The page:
Kei Nishikori on clay -- Nishikori became the first Japanese man to win an ATP clay-court tournament, at the Barcelona Open, and followed that up with a run to his first Masters 1000 final, where he came within a few games of beating Nadal in Madrid before coming down with a back injury and retiring. All in all, Nishikori has had a strong, if not injury-plagued season. Of the four Masters played, he's made the semifinals or better at two.
No. 144 Nick Kyrgios d. No. 1 Rafael Nadal 7-6 (5), 5-7, 7-6 (5), 6-3 in the fourth round of Wimbledon -- A tremendous win for the 19-year-old.
Result we never would have predicted
Carlos Berlocq wins the Portugal Open -- Coming into the tournament, the 31-year-old Argentine had a 0-19 record against top-10 players. He then upset No. 9 Milos Raonic in straight sets before coming back from a bagel set to stun top seed Tomas Berdych 0-6, 7-5, 6-1 to win his second career title. Nope, didn't see that one coming.
Storyline that looks absurd in hindsight
Nadal's "vulnerability" at the French Open -- Seriously, though, what were we thinking?
Dimitrov vs. Andy Murray in the semifinals of the Acapulco Open -- The 27-shot rally had both men running and sliding, as they covered nearly the entire surface area of the court. Dimitrov won the match, with the final two sets going to tiebreakers, and went on to defeat Kevin Anderson in the final.
Kyrgios' tweener vs. Nadal at Wimbledon -- With all due respect to Dimitrov's incredible body of work this year, there wasn't a shot better than this one, especially given the circumstances (Kyrgios' Wimbledon debut), the opponent (the world No. 1) and the stage (Centre Court).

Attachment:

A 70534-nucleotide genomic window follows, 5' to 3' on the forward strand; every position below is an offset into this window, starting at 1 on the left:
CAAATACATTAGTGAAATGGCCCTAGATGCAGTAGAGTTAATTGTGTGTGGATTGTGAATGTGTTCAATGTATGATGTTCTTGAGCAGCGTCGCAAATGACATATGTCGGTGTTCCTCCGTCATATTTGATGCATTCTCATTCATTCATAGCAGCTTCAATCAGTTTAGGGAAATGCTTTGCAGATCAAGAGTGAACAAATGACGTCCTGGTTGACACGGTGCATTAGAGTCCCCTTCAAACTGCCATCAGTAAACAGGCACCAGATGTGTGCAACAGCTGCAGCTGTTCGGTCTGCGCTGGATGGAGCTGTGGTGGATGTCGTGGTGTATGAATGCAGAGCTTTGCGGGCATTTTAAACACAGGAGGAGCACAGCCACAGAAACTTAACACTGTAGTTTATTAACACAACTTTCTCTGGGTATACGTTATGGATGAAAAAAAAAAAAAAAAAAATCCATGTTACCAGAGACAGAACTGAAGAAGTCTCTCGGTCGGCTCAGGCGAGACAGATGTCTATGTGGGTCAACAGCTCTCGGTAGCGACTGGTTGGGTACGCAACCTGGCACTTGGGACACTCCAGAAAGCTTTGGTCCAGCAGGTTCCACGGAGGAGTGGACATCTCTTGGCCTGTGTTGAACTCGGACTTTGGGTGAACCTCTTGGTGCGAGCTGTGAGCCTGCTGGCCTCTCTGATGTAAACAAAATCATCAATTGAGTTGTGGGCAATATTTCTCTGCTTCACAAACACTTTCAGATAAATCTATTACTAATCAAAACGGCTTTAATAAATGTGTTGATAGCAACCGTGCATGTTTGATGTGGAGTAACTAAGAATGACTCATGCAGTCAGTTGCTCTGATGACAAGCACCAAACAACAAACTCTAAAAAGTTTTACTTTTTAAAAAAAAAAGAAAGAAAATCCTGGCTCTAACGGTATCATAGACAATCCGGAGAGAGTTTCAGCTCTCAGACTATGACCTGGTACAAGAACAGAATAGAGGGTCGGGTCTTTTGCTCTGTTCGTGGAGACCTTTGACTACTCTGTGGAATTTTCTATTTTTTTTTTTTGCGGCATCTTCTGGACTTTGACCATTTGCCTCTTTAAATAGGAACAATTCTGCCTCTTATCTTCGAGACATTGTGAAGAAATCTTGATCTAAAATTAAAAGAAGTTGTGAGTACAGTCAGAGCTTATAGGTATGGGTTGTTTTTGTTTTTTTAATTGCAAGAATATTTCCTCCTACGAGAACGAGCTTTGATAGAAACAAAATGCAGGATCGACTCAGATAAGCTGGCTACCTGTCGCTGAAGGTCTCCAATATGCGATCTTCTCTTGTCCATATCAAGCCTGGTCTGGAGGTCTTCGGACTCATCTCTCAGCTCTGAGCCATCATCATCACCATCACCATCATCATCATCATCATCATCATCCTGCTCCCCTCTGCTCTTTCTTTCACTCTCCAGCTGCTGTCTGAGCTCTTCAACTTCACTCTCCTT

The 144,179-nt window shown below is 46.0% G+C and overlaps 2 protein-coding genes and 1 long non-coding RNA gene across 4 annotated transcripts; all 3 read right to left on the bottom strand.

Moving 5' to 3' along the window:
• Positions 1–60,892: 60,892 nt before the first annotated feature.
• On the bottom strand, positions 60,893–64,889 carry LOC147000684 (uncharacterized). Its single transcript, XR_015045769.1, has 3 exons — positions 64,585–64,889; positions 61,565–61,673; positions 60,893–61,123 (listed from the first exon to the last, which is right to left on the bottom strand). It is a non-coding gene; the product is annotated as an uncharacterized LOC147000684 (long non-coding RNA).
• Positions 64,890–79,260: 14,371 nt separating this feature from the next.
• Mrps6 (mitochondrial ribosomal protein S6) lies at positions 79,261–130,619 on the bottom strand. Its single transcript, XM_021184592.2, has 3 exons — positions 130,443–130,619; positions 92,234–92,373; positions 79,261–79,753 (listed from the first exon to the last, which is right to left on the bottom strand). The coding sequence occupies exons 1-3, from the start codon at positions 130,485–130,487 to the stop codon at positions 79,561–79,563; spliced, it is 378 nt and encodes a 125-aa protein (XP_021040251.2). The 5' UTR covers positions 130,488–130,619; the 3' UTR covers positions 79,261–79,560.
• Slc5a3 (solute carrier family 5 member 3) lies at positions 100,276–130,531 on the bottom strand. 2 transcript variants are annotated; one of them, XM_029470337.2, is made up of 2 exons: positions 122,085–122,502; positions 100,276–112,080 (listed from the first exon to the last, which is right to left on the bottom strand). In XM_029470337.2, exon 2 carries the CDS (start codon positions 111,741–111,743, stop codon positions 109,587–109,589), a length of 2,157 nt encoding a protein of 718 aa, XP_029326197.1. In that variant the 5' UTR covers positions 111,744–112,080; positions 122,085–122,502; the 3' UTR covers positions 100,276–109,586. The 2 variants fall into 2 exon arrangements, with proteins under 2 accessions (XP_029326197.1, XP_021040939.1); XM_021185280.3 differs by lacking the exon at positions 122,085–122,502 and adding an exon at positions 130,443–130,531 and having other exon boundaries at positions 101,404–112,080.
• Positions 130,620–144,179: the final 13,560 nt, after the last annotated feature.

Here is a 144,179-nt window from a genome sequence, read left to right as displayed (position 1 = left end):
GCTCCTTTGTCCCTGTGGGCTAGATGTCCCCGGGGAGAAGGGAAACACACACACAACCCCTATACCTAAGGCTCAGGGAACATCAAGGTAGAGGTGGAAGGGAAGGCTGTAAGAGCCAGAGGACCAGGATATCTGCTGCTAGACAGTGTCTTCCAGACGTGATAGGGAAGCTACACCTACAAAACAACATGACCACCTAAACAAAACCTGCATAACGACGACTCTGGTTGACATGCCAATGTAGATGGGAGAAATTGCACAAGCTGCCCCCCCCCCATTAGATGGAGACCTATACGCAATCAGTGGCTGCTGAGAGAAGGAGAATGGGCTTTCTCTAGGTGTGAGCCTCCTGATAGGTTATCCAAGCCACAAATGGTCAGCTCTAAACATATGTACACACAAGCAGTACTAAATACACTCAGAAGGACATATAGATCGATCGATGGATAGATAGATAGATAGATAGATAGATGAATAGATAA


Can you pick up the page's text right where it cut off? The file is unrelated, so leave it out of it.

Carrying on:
"There's a big chance I get drunk tonight."
-- Wawrinka after winning the Australian Open, his first Grand Slam title.
"A woman needs to enjoy life a little bit more. Needs to think about family, needs to think about kids. What kids you can think about until age of 27 if you're playing professional tennis. That's tough for a woman, I think."
-- Ernests Gulbis, on not wanting his younger sisters to be professional tennis players.
Losing Juan Martin del Potro to wrist surgery in March -- He ended the 2013 season so well, winning two titles and beating Nadal to make the Shanghai final and finish in the top five. He started 2014 by winning the title in Sydney. But by February he was relegated to hitting only slice backhands because of lingering pain in his left wrist, and he finally decided to undergo surgery in March. We haven't seen that killer forehand since.
Best good-guy moment
Dimitrov helping a ball girl at the Miami Masters -- Tip of the cap, Mr. Dimitrov, for stopping the match and assisting this poor girl.
Best match point save
Jeremy Chardy against Roger Federer in Rome -- Chardy showed off his wheels and came up with some magic to slide a passing shot past Federer. He went on to win 1-6, 6-3, 7-6 (6).